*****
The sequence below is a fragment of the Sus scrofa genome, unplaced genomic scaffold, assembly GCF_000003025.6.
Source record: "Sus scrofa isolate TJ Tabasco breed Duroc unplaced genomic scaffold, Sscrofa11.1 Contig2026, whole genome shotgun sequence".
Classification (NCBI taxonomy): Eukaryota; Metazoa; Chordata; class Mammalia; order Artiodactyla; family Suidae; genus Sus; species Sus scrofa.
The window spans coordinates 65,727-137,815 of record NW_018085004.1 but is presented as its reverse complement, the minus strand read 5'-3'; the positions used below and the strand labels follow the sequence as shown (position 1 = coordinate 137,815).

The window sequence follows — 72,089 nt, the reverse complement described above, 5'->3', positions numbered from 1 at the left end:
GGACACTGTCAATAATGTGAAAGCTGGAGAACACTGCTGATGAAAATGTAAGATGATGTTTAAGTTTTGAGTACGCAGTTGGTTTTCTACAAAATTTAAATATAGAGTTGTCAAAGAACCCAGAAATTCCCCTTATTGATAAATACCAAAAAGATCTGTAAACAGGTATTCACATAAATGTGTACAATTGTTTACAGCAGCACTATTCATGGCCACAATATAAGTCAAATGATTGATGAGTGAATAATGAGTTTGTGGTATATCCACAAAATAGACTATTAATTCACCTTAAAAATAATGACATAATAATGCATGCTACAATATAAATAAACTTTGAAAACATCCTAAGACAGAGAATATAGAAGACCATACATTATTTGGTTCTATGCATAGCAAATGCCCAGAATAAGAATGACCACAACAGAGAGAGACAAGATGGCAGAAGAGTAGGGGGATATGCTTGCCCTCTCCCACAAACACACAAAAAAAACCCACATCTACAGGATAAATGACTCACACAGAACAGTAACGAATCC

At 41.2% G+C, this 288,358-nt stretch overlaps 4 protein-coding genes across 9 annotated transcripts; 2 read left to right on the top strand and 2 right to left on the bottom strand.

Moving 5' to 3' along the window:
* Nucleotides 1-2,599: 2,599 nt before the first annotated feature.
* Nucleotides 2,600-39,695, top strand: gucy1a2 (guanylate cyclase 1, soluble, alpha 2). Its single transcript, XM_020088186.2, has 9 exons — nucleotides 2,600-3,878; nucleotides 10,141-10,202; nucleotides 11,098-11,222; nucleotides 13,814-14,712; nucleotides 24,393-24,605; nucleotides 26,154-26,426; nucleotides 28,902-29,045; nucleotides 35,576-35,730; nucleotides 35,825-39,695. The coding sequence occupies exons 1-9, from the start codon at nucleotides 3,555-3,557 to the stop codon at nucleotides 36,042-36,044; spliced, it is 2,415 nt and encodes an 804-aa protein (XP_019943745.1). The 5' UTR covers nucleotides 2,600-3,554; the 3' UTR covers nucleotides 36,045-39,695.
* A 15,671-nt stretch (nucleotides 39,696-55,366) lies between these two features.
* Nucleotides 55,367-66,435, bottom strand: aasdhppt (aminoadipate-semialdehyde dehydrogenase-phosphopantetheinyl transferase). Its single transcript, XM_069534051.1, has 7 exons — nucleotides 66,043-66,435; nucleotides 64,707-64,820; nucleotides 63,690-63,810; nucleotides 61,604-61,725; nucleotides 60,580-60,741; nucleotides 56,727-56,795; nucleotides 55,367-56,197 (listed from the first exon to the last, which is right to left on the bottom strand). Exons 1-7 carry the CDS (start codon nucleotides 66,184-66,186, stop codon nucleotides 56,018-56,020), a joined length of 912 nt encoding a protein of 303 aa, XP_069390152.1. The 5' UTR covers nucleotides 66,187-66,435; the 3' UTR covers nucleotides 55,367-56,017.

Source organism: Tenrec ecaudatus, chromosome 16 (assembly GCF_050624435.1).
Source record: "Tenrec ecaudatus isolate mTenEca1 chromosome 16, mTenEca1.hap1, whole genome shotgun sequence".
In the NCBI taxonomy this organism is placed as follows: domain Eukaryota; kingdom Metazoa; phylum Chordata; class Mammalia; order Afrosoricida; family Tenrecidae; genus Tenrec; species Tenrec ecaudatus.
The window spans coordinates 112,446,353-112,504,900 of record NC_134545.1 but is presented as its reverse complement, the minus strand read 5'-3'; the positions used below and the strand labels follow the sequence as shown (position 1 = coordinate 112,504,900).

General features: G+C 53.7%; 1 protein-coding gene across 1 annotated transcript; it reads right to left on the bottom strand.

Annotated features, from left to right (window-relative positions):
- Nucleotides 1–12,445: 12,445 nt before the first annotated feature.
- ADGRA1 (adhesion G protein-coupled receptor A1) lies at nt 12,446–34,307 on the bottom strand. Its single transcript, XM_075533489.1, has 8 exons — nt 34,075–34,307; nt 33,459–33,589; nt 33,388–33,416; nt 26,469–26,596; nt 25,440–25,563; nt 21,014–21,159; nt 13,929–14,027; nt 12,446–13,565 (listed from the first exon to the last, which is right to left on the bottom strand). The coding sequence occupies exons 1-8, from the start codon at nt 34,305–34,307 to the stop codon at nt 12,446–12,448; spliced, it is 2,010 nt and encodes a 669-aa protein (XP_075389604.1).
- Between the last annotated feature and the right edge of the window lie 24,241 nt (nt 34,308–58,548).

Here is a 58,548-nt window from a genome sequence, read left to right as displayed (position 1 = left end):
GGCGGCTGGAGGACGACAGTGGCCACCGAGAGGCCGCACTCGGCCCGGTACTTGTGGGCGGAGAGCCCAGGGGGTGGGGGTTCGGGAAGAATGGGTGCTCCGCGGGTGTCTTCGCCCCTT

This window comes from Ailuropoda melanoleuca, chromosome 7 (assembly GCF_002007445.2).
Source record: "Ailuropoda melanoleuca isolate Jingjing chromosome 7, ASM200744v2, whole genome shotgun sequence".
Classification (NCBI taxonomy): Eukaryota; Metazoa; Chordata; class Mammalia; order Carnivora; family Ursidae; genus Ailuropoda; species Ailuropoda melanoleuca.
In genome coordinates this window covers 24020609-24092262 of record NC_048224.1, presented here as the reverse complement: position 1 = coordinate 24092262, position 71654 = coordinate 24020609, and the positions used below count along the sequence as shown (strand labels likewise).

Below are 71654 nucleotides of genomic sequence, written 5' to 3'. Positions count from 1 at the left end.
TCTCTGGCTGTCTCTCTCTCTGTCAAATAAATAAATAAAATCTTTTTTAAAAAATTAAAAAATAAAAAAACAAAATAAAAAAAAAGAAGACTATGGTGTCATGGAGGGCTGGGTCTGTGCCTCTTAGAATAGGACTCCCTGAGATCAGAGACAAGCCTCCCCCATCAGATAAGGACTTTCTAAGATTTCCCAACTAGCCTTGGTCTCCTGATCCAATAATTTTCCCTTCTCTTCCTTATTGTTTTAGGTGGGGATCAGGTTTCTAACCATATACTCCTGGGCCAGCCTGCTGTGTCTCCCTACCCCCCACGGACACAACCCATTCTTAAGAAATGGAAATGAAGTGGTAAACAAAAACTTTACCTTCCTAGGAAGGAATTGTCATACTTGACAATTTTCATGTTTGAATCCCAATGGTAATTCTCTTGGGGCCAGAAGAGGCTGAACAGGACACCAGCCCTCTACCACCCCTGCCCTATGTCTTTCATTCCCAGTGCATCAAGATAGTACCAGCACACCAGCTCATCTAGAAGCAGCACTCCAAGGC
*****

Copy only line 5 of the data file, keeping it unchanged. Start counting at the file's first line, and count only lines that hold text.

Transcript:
The window sequence follows — 72,089 nt, the reverse complement described above, 5'->3', positions numbered from 1 at the left end: